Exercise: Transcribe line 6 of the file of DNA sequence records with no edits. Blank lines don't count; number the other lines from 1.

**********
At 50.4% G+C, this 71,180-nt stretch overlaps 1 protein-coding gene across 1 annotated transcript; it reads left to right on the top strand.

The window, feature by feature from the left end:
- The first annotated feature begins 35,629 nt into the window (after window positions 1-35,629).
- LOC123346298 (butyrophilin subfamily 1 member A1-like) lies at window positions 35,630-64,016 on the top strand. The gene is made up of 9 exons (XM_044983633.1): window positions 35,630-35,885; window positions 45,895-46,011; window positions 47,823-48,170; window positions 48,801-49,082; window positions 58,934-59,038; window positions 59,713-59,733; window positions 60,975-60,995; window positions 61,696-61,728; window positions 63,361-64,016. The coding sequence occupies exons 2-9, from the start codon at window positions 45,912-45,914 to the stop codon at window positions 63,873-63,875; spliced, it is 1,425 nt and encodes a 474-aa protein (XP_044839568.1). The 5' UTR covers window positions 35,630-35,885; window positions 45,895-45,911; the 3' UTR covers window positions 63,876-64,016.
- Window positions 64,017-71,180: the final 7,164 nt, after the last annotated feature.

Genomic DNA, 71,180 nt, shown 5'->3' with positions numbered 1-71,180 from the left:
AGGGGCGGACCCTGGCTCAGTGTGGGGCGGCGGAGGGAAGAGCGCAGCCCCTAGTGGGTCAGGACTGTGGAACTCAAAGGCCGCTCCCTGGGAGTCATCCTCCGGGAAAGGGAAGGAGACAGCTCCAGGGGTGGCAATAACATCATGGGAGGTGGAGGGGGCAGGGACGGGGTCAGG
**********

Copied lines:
Genomic DNA, 71,180 nt, shown 5'->3' with positions numbered 1-71,180 from the left: